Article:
NASA Space Apps Challenge 2016

I recently had a wonderful opportunity to participate in this years NASA SPACE APPS CHALLENGE hackathon as a jury member for the ESA SBIC location in Noordwijk, the Netherlands.  I was already familiar with the event from the previous year, but this was the first time I was able to officially participate.  I had a wonderful time meeting the fellow jury members, and most of all meeting all of the participants and getting to see all of the creative and innovative proposed solutions to this years set of NASA challenges.

 NASA SPACE APPS CHALLENGE 2016

NASA SPACE APPS CHALLENGE 2016

To better understand how this event works, NASA releases a set of challenges that range in scope and complexity for a community of "thinkers or hackers" to work together and come up with creative solutions. 

Global Community, Out-of-this-World Innovation
For 48-72 hours across the world, problem solvers like you join us for NASA’s International Space Apps Challenge, one of the largest hackathons in the universe. Empowered by open data, you collaborate with strangers, colleagues, friends, and family to solve perplexing challenges in new and unexpected ways — from designing an interactive space glove to natural language processing to clean water mapping. Join us on our open data mission, and show us how you innovate.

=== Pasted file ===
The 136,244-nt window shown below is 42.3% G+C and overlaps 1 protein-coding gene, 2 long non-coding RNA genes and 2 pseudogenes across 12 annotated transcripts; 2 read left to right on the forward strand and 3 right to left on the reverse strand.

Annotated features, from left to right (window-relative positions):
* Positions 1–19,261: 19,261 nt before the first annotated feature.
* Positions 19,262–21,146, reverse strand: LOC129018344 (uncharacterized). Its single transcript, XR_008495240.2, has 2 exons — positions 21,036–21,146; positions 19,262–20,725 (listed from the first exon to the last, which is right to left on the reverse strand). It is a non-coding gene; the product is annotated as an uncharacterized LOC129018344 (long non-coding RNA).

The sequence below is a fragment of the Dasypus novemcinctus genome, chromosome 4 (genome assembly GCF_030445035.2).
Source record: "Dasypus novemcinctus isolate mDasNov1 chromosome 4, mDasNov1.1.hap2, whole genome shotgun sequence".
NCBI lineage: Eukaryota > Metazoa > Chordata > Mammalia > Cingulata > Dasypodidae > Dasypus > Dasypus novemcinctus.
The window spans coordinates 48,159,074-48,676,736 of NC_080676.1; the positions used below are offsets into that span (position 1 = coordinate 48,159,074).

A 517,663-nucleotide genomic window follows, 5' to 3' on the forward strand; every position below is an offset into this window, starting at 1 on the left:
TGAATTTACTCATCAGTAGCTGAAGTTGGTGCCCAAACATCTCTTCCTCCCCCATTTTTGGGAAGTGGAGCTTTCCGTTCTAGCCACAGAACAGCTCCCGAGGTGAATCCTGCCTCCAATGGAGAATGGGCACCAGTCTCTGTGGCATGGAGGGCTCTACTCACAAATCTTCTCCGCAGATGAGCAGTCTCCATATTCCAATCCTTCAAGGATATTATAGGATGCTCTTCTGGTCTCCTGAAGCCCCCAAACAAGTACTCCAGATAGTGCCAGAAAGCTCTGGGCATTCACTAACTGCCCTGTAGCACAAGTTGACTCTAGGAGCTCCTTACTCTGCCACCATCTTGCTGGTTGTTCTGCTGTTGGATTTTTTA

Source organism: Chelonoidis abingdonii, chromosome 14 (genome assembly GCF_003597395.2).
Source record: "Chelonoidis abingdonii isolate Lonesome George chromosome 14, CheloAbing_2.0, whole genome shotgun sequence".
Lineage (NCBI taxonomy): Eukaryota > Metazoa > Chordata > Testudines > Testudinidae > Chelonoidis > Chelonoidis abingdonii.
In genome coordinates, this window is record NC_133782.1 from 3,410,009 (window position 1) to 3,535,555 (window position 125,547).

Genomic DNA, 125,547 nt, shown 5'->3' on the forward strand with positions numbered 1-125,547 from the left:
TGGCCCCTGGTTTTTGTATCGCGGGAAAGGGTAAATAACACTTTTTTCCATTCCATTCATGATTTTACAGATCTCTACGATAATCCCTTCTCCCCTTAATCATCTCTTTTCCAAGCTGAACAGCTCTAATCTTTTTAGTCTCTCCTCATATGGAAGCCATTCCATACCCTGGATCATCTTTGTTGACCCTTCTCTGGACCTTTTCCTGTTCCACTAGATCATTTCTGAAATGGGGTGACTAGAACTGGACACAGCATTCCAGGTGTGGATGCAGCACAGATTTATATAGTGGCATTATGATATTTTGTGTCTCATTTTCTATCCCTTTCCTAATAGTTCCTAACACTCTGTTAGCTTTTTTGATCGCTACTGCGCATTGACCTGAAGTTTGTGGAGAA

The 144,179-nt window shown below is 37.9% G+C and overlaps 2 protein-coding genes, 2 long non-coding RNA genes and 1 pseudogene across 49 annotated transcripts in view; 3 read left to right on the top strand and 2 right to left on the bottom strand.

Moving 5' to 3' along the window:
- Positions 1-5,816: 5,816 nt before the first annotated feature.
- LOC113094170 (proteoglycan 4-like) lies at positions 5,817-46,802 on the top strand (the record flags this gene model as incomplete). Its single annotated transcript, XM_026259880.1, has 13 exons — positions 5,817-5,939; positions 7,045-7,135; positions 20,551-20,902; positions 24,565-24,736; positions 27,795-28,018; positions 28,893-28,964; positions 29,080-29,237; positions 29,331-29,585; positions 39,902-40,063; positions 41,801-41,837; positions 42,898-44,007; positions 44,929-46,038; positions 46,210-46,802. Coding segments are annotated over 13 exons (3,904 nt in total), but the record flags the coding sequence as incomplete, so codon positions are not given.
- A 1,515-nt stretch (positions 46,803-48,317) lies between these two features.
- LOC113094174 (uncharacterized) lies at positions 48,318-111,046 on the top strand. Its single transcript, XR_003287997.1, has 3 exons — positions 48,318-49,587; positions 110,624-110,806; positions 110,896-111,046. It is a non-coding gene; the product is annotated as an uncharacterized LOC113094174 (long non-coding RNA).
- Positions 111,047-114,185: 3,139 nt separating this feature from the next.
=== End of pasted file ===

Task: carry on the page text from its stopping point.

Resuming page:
— NASA Space Apps Challenge 2016

The participants gave their 4-minute presentations to the jury and peers after 48 hours of hard work, collaboration, and I'm sure many energy drinks. It was a hard group to judge since there were so many strong ideas.  In the end three groups were selected to move to the next round of the global competition. 

  • Toilettronic - a project aimed at simplifying the toilet experiences of space flight and stay at the ISS through wearable technology and gamification.  This group impressed the crowd with their "in-the-box" thinking on how to reduce the stress of toilet experiences in space.
  • Leaky Rivers - a mobile application focused on the use of public data and geographical information systems to inform the public on dangers of floods, with the aim of providing real-time warning systems for those who may be in or near areas of flood waters.
  • SenseAIR - a mobile platform using public data that helps inform individuals of their exposure to pollutants by using real-time spatial information. This group was chosen as the "People's Choice Award"

For a full look at all of the groups and their projects please visit the Noordwijk Location NASA SPACE APPS CHALLENGE 2016 page.  Currently the SenseAIR group is a semifinalist in the People's Choice Award category and is in 7th place overall.  With a little luck and some voting they have a good chance to make the finals. 

I am looking forward to next years competition and to see what the new challenges will be.  Hopefully I'll see you there.